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Crystal Wahpepah stands inside her brightly-colored restaurant, which is intended to “mirror the colors of Native people.” Credit: Melati Citrawireja

Wahpepah’s Kitchen
3301 E. 12th St. (near 33rd Avenue), Oakland
Expected opening: Oct. 29/30, 2021

As a little girl growing up in Oakland, Crystal Wahpepah wondered why she could see plenty of restaurants featuring cuisines of different cultures, but none representing her own Indigenous heritage. “I knew at a young age what was wrong,” she says. “They took away our food.”  

She is Kickapoo and spent summers with her grandmother in Oklahoma, whom she credits with inspiring her to become a chef. Every August, they would harvest the corn together, roast it, dry it, and make sweet corn soup. Starting at age 7, Wahpepah often shared meals of traditional foods with members of many different tribes at Oakland’s Intertribal Friendship House. “Even though I was just a kid,” she recalls, “they never kicked me out of the kitchen, so I always got to participate.”

That’s when she realized her dream: to one day open a restaurant celebrating Native foods. Over four decades later, that dream will come true, when she officially opens Wahpepah’s Kitchen in Fruitvale Village at the end of October (in the space that formerly housed Reem’s).

In the intervening years, Wahpepah was one of the first to blaze a trail to become a professional Native chef. After studying business at American Indian College in Phoenix, she figured the next step was to attend cooking school and enrolled in Le Cordon Bleu in San Francisco. But when she told the instructors at the acclaimed French culinary school that she wanted to serve Indigenous food, they didn’t know how to help her.

With help from members of her Native community, she eventually found La Cocina, the San Francisco-based kitchen incubator program. The incubator supported her in developing her catering business and creating her distinctive logo: an ear of corn and a feather suspended from a fork. In 2016, Wahpepah became the first Native chef to compete on The Food Network show Chopped. Even though she didn’t win, she says it gave her a chance to “present the beauty of our foods, something our Native youth needs to see. What is an Indigenous chef? It’s not just a business, it’s historical, it’s respect.”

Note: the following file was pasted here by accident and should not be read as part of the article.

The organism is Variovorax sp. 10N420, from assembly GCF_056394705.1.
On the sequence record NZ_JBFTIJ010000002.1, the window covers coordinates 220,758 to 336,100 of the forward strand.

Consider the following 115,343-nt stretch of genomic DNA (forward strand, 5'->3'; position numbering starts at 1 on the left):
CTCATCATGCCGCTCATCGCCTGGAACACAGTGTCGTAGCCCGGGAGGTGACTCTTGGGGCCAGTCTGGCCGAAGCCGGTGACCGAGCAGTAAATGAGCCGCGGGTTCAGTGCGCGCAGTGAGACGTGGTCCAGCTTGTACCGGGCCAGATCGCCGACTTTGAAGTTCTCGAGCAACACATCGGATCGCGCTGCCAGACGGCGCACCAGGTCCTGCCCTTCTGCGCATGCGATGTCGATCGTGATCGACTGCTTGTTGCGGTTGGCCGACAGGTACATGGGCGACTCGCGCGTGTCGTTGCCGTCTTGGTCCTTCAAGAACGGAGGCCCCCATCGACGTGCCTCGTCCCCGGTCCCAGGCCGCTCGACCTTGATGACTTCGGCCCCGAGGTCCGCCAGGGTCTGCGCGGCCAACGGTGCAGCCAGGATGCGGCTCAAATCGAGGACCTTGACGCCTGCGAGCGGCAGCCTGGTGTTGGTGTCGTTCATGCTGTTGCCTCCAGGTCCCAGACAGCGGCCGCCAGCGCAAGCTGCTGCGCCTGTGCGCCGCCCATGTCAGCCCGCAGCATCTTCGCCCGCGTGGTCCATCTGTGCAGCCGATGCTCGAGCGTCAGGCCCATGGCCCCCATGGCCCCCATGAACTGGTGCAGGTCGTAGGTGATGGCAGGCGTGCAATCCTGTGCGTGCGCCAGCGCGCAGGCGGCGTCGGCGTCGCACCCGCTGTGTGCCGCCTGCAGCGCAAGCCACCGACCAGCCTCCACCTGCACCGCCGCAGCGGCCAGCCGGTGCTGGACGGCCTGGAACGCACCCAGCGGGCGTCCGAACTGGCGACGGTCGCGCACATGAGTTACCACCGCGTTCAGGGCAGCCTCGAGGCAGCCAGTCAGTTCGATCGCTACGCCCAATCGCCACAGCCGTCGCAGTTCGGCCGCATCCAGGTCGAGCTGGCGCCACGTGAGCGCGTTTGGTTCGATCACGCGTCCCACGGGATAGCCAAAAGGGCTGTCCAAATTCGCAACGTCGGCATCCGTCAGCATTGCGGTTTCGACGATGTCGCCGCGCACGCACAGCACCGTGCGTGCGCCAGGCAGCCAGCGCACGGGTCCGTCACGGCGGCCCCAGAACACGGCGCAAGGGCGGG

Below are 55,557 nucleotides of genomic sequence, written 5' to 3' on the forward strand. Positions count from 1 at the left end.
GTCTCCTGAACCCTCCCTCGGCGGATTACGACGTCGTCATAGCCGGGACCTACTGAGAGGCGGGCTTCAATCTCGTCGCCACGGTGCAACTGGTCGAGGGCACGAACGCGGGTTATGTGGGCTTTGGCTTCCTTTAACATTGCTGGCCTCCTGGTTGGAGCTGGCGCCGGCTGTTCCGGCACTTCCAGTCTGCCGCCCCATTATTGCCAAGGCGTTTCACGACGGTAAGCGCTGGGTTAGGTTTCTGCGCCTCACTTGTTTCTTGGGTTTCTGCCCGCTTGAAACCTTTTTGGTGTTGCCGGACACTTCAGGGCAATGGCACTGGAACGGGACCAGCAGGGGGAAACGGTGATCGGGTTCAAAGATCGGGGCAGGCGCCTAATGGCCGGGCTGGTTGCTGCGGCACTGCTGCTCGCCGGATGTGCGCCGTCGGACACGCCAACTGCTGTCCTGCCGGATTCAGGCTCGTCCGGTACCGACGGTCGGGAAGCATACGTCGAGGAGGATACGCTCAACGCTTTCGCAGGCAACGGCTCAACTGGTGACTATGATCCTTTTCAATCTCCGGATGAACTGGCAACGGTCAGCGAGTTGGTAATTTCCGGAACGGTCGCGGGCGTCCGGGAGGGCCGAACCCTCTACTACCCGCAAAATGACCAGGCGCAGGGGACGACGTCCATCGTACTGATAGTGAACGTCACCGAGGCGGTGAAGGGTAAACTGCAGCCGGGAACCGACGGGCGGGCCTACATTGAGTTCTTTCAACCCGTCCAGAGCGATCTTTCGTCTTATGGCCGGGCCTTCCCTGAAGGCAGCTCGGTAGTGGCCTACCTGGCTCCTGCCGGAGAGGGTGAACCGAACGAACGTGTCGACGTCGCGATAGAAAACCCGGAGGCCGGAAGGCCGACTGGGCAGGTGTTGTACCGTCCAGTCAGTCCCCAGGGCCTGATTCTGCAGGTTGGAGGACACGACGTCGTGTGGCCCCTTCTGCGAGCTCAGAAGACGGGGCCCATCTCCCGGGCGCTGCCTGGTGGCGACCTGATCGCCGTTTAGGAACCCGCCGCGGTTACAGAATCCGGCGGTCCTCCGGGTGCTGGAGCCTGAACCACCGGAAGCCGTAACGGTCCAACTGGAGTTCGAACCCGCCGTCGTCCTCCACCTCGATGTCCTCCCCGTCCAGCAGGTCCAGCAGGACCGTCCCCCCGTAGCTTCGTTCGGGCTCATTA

Her new restaurant brings her back to her old neighborhood; she grew up a few blocks away. “My family were activists in the American Indian Movement. Every Thanksgiving we would go to Alcatraz. My uncle had this house in Oakland where Native people would come from reservations all over, all different tribes.  I was running around there as a young child, seeing them make different foods in the kitchen. I’ve always had this vision, here in Oakland, with its strong Native community, and I finally reached this place! I love showing people just how beautiful our foods are.”

Navajo contemporary artist Tony Abeyta has added a mural depicting cornstalks and blue clouds to the Wahpepah’s Kitchen dining room. Credit: Melati Citrawireja

The restaurant’s decor features bright red, yellow and turquoise “to mirror the colors of Native people,” the chef says, pointing to the beaded earrings she often wears. Those earrings led to her meeting renowned Navajo contemporary artist Tony Abeyta in — of all places — Berkeley Bowl. Several years ago, he noticed her Native earrings when, behind her in line, he saw her basket piled high with vegetables.

“Are you Navajo?” he asked. “Because you have too much healthy food there to be Navajo!” That marked the beginning of a deep friendship and led to Abeyta painting a moody blue mural with glowing cornstalks that climb the restaurant’s central pillar. “Corn is the Navajo symbol of sustenance and fertility,” Abeyta said.

Stephen Cheney (Lakota) of High Rez Wood Company is creating redwood tables for the restaurant, featuring a dragonfly design. There will eventually be 50 seats inside and out, but at first, with distancing, there will be half that number. Pendleton blankets in Native motifs will line the benches. Hanging baskets will dangle playfully from the ceiling.

The buttercup yellow shelves on the back wall are home to “Wahpepah’s Pantry” with glass jars showing off ingredients such as amaranth, Mohawk corn, squash blossoms, seaweed, and smoked prickly pear. A large screen will feature films of Indigenous farmers and Native chefs. Assorted genres of music from the Intertribal community will play in the background.

“This will be a place to eat, to learn and also a place of healing,” says Wahpepah. “I want to acknowledge that here in this building, we are on Ohlone land and I feel fortunate to be supported by Sogorea Te’ Land Trust. When people come in, I want them to recognize that and also that there are many different tribes here.”